From 1977 to 2017: How student politics changed over the years at Panjab University
From reducing price of movie tickets to opposing massive fee hike, parties’ agendas have altered in past 4 decades.punjab Updated: Sep 06, 2017 23:25 IST
The year was 1976. Students of Panjab University (PU) had never heard of rallies, poster wars, dharnas, and election on their campus. More due to the Emergency and less due to the non-existence of student polls before that. But come next year and the words became synonymous with electioneering in PU.
Bhuphinder Pal Singh Khosa became the first president of Panjab University Student Council (PUSC) after his party -- Progressive Student Union (PSU) -- swept the 1977 polls. PSU then dominated the political arena for next three years.
Soon, a section of students led by Jitender Singh Virk, Jaskaran Brar and Rajender Deepa, resenting the influence of Congress over PSU, contested the 1978 polls under the banner of Panjab University Student Union. “PUSU was the outcome of increasing interference of political parties in the campus politics,” Brar said.
PUSU went on to sweep the election in 1982 and ‘83. PSU vanished from the campus in 1983 and Congress’s student wing National Student Union of India (NSUI) surfaced. In 1984, militancy hit the PU polls too, leading to its ban.
Deepa and Brar claimed that they used to spend ₹4,000 to 5,000 in the entire election campaign. “Political parties and their student wings now bring in muscle power, money and administrative bullying,” said Deepa, the first PUSU chief. “Campaigning was low profile back then. Leaders were not seen on posters and pamphlets were made on paper,” said Kuljeet Kang, former president of PUSC and MLA from Kharar.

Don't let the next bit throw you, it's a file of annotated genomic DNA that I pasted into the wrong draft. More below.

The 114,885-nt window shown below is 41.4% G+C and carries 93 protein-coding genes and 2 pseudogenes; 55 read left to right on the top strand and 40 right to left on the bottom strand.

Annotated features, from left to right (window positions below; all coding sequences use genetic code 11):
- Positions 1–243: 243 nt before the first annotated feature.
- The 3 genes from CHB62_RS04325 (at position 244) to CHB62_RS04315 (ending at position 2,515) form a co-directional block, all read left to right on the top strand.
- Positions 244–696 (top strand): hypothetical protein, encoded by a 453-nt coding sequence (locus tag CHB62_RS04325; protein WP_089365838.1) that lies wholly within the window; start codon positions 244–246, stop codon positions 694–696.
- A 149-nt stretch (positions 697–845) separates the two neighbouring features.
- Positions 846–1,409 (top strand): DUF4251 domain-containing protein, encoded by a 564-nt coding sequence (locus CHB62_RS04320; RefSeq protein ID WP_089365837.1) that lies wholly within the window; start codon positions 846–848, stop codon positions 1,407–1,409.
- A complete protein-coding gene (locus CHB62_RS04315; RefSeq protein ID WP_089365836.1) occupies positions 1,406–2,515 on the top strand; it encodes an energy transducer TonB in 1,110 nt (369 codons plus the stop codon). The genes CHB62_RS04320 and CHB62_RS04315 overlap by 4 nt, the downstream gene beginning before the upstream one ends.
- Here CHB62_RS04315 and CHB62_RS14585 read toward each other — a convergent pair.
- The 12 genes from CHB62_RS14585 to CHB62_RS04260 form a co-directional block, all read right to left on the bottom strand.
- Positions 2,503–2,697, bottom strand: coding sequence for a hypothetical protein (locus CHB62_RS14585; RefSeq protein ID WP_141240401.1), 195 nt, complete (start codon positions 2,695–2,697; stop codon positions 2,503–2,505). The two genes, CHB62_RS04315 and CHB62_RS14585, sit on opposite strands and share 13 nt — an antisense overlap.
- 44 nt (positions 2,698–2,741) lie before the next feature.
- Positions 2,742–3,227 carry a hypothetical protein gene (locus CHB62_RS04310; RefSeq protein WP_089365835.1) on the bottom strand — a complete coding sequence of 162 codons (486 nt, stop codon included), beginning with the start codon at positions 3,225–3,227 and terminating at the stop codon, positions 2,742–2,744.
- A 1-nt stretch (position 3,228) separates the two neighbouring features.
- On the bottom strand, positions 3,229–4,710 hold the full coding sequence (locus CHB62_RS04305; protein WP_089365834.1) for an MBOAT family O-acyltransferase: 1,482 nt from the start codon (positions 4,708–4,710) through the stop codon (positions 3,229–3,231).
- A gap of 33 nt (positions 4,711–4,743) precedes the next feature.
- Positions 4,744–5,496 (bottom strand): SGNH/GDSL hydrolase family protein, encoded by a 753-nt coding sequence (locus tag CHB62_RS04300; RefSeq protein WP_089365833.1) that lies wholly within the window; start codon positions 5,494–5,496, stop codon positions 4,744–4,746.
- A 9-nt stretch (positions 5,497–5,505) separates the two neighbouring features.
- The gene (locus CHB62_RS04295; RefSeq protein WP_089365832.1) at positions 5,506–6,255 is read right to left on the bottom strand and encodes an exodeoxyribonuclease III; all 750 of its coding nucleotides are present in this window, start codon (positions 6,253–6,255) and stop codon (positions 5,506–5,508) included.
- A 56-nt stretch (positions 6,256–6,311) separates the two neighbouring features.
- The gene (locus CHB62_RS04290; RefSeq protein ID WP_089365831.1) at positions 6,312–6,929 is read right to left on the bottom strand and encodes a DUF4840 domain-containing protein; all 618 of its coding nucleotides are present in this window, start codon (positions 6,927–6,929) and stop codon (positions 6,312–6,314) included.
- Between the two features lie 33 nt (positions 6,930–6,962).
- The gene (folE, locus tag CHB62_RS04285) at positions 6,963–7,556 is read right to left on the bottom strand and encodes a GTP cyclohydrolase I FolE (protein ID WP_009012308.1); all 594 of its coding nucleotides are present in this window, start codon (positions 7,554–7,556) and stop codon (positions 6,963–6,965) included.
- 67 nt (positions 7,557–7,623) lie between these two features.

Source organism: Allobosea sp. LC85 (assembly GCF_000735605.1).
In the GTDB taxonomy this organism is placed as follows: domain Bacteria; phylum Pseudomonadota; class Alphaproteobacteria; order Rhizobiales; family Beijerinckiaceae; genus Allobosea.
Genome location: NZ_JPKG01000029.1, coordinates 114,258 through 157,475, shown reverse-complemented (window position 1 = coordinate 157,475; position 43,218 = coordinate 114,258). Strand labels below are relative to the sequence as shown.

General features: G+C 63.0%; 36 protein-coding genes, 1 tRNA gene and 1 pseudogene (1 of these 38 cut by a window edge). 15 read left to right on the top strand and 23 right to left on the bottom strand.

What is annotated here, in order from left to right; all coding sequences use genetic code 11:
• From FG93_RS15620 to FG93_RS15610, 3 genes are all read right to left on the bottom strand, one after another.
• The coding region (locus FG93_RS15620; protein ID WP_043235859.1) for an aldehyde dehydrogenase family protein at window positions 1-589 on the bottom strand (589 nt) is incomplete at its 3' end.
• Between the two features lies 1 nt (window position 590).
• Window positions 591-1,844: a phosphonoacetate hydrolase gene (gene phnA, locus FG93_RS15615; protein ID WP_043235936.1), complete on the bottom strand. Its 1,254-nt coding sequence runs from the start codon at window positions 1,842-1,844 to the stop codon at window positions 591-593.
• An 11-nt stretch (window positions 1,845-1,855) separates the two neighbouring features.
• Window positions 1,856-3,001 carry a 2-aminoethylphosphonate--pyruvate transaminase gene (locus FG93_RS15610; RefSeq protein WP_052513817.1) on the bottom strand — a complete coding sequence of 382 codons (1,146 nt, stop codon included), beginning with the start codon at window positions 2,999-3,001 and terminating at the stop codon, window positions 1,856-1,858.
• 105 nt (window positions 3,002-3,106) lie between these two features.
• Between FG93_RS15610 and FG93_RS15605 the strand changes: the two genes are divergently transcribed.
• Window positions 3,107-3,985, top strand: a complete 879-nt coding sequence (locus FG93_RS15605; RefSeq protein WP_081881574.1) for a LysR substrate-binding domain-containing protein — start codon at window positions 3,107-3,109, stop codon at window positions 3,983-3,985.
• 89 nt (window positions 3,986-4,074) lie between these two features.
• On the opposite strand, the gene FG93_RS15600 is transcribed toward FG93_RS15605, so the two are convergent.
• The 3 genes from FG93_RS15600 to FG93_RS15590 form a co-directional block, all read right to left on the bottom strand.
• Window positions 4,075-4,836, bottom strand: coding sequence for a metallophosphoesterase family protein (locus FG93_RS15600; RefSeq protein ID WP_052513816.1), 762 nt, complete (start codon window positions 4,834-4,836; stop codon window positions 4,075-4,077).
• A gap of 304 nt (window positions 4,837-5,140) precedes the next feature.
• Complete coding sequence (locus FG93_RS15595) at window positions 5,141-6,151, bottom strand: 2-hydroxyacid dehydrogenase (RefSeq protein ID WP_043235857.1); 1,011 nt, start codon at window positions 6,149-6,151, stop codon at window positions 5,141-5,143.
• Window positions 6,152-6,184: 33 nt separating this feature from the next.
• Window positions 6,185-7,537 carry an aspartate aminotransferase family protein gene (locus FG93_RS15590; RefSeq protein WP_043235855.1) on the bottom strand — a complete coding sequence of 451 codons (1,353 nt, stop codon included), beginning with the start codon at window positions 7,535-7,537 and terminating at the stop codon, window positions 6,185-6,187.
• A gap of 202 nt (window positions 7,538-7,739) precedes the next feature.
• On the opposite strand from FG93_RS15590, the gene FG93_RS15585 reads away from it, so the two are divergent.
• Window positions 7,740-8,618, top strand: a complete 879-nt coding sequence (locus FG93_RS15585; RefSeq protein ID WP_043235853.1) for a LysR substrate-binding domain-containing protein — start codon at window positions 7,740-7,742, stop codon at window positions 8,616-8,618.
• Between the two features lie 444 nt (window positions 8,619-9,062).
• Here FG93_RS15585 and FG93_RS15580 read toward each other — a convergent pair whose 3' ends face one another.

Agenda in 1980: Cheaper movie tickets
Interestingly, reducing the price of cinema tickets was one of the agenda in 1980s. “We even pressurised the administration to lower down the rates for students,” Brar said. Over the years, inclusion of PUSC president in the senate remained the top demand besides re-evaluating answer sheets, using gas instead of coal at hostels, bringing down the credit points and increasing the diet money for athletes.
There was hardly any report of violence during student agitations. “Even during militancy, the university remained calm,” Brar added. Kang had even successfully led the agitation of 1992 to reinstate student body election. The campus saw the direct election in 1998 with PUSU sweeping it.
SOPU ends monopoly
It was only after the emergence of Student Organisation of Punjab University, an independent student front, that monopoly of PUSU ended in 1997. Many student wings of political parties tried to make a foothold but neither succeeded except for few instances.
It is not surprising that Student for Society (SFS) has attracted massive support. “Its members are simple, talk about student issues and do not care about political contacts,” Kang said.